EVERYONE was on task for nearly the entire period. I didn't have to resort to any consequences today, and I'm pretty sure that was the first time all year!

I'm letting out a HUGE sigh of relief. I cannot tell you how badly I needed this today!!

January 11, 2013

I Love When They Entertain Me

Today, I was working with one of my ELA blocks in the computer lab with our school counselor to get them set up on a state website where they will make their five-year plans. It's a great tool they will use through high school to help them figure out their career goals and choose their colleges.

After getting them all registered, they were busy taking skill and interest inventories. Being the chatty (and this is an understatement) class they are, they, of course, couldn't help but talk as they worked. I didn't mind, though, because at least they were working.

Within a few minutes, though, I heard practically the whole class break out into a slew of 90's R&B songs. It was honestly hilarious to hear them mumble through some of the lyrics they don't know (kinda like I do with many of today's songs), but I was impressed at how many songs they were able to sing.

"How do you guys even know all these songs?" I asked them, "They were popular before you were even born!"

"Cuz there was some crackhead on YouTube singing them!" replied one of my students.

Ah... yes, because that's who we want to learn from! hahahaha

January 10, 2013

First Week Back

As if the first week after a break wasn't crazy enough, we had some extra challenges in our building this week.

Yesterday, we had a power outage at 9:45 that left exactly half of the classrooms dark, including mine. Of course, my entire lesson for the day involved students working on computers. The lab next door had power, so I improvised some centers while we were in there with some success. With no air conditioning (remember, I'm in the south now), everyone was hot and crabby. I finally gave up fighting with my last class and taught them the game Mafia.

Like magic, as soon as the busses pulled out of the lot, our power was restored. Just in time for our weekly staff meeting!

Today, we had two tornado warnings (which I have been told, on numerous occasions, that tornadoes only happen after hurricanes here...lies!) to wind up the students and still no working a/c. And just to make things fun, my projector decided not to turn on (I'm thinking there's a blown fuse from yesterday).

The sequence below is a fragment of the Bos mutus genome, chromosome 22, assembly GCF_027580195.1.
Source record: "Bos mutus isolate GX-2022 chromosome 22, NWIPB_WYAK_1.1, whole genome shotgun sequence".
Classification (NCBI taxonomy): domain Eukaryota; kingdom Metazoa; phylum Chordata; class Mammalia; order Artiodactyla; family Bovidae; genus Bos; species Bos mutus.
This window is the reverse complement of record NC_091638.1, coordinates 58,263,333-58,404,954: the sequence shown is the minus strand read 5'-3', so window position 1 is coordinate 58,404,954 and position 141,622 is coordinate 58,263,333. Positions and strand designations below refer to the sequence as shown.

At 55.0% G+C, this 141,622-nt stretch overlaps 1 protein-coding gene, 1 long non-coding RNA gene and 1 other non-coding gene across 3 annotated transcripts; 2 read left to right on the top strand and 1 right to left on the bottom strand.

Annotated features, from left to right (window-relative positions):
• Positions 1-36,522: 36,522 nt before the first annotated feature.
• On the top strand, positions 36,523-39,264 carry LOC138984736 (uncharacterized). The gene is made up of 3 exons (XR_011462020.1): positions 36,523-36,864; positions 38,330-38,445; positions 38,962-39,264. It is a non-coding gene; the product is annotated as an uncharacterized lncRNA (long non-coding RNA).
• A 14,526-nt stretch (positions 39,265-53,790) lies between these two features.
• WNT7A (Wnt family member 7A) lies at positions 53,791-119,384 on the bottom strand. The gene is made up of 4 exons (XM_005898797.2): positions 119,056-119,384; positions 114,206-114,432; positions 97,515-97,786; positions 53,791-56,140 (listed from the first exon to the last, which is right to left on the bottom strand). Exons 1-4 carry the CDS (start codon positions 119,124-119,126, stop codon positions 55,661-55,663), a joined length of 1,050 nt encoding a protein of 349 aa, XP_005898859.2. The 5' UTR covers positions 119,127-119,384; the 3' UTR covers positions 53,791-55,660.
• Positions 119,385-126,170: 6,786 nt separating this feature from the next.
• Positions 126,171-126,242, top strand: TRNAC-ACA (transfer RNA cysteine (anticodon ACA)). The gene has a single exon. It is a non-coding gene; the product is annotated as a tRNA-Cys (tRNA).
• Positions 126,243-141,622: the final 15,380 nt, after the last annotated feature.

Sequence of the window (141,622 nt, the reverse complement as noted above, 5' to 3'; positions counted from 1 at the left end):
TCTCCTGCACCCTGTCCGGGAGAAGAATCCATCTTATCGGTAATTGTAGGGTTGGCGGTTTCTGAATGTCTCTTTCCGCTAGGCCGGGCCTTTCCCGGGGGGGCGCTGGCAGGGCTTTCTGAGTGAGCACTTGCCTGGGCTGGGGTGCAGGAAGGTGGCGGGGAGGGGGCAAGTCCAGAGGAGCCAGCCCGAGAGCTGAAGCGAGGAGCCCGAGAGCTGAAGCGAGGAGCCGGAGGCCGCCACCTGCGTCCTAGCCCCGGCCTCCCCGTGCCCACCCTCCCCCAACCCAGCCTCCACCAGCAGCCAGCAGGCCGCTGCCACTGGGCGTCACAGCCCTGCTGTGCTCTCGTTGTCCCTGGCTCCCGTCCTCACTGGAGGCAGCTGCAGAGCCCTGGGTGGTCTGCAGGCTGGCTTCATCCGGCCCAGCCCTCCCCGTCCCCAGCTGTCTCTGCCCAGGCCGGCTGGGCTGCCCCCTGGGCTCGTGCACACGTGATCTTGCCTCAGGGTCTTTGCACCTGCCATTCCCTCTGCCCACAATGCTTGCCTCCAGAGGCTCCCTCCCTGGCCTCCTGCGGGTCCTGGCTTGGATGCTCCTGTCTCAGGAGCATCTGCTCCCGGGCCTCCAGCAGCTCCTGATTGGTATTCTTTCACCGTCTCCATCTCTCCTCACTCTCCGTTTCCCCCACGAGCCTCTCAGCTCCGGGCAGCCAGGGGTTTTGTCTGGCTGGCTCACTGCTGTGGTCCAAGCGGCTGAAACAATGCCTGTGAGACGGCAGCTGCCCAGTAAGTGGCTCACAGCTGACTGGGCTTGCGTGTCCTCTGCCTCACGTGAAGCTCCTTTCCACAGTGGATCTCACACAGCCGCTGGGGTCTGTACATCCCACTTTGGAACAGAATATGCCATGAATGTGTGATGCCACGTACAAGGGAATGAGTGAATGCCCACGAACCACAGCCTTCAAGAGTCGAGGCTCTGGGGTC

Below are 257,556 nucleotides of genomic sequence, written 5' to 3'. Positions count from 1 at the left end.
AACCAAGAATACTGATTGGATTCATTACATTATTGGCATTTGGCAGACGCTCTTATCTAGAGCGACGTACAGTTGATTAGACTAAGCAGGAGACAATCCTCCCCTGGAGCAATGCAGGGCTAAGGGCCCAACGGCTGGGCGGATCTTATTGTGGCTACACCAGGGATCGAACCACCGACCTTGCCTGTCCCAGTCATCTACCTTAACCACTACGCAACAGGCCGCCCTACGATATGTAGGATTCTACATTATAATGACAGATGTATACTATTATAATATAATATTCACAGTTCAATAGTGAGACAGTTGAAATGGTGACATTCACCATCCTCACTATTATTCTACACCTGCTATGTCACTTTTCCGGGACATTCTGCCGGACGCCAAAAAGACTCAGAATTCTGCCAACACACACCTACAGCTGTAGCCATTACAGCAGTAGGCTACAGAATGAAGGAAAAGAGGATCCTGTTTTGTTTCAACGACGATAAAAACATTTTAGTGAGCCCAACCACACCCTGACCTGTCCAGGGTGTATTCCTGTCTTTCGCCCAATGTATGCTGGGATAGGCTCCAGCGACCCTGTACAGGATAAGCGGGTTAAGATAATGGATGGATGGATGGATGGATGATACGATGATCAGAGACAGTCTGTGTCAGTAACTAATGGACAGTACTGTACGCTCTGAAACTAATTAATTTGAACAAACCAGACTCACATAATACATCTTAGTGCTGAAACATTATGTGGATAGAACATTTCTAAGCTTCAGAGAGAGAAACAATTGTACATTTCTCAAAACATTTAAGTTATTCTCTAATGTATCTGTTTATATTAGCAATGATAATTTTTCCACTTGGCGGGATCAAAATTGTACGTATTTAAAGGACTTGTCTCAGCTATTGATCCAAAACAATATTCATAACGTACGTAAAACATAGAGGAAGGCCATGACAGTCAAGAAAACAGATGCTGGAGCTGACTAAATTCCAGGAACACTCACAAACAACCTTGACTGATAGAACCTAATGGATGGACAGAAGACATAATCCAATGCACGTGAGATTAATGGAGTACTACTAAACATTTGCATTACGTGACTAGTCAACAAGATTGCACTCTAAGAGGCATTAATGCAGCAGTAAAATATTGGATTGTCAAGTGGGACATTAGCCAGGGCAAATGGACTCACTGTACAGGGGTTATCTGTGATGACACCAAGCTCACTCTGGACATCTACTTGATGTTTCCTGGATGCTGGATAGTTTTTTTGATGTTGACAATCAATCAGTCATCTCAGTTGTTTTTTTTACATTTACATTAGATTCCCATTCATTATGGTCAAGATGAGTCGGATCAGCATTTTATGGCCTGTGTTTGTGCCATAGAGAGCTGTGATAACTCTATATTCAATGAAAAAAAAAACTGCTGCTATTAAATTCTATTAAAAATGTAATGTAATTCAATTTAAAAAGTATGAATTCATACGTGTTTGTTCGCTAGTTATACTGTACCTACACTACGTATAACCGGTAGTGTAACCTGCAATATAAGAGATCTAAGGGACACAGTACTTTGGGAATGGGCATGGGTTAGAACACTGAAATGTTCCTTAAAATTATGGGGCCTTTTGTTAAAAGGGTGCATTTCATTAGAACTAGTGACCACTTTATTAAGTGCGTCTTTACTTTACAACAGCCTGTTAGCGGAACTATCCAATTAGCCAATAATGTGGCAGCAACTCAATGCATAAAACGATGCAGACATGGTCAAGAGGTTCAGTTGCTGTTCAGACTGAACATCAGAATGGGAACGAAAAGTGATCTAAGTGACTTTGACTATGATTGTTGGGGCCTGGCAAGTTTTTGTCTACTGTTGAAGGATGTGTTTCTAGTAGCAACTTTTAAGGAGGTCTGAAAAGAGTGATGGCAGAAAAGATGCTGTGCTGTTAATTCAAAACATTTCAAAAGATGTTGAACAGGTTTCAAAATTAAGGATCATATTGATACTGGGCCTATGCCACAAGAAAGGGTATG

I can't wait to see what tomorrow will bring!! Haha!

January 8, 2013

Setting High Goals for a New Semester

I don't know about you, but when I was a student, there was nothing better than a do-over. It was the thing I liked best about a new year or a new semester: the chance to do it better. I think we all need a good "reset" in our lives from time to time... I guess that's the point of a New Year's Resolution, right? When I worked in Corporate America, I once told my boss that this was something I missed about school. Somehow, having an annual review and then walking back to my cubicle to continue the same work as before the meeting didn't have the same effect.

But I digress...

When I was a kid, I would always come back from a break (whether summer or Christmas... remember when it was still called Christmas break?) when a fresh attitude and resolve to be on my best behavior and get straight As.

I guess I expected my students to do the same. I don't think this was a lofty expectation because my former students also seemed to be re-motivated at the beginning of a new semester. My current students, though, not so much. They came back to school this week with the exact same attitudes and behavior problems they had in December.

Boo. Hiss.

I really wanted them to want to do better. I even tried to inspire them with a journal activity about their resolutions for the new year/semester. I thought, for sure, I'd get to read all their promises of angelic behavior and diligence. Instead, I read about how my boys were planning to "get more girls" in the new year. I wish I were kidding! I actually had to help a student "expand" this writing. I asked him how he planned to meet this goal, and his response was, "With my good looks. Everyone can't look like this!"

At least they make me laugh!

January 5, 2013

9 Teacher Management Techniques

Normally, teacher blogs are bursting with ideas about classroom management, but today, I want to talk about teacher management. This seems to be a hot topic in my building, especially after yesterday's staff meeting: how to address staff issues.

In my building, all staff members are assigned multiple duties. This is different from my previous schools where some of the duties are stipend (voluntary) positions, which spreads the responsibility out a bit more. In my current school, though, everyone is expected (unpaid) to do the following:

1. Morning Duty - teachers are assigned to check in, breakfast, or monitoring the gym (aka: The Holding Cell) for 30 minutes every morning
2. Hall Duty - all teachers are supposed to escort their students to their next class, leaving absolutely no chance to run to the bathroom between classes (passing periods are only 2 minutes)
3. Tardy Duty - we are expected to spend the first 5 minutes of our planning period waiting in the hallway to mark tardy students
4. Lunch Duty - we are required to walk our classes to the cafeteria, wait with them in line, and then monitor them in the cafeteria during lunch
*** Note: I do ALL of the above things, along with teaching 6 classes in a row and 20 minutes of DEAR, before I ever get a break!****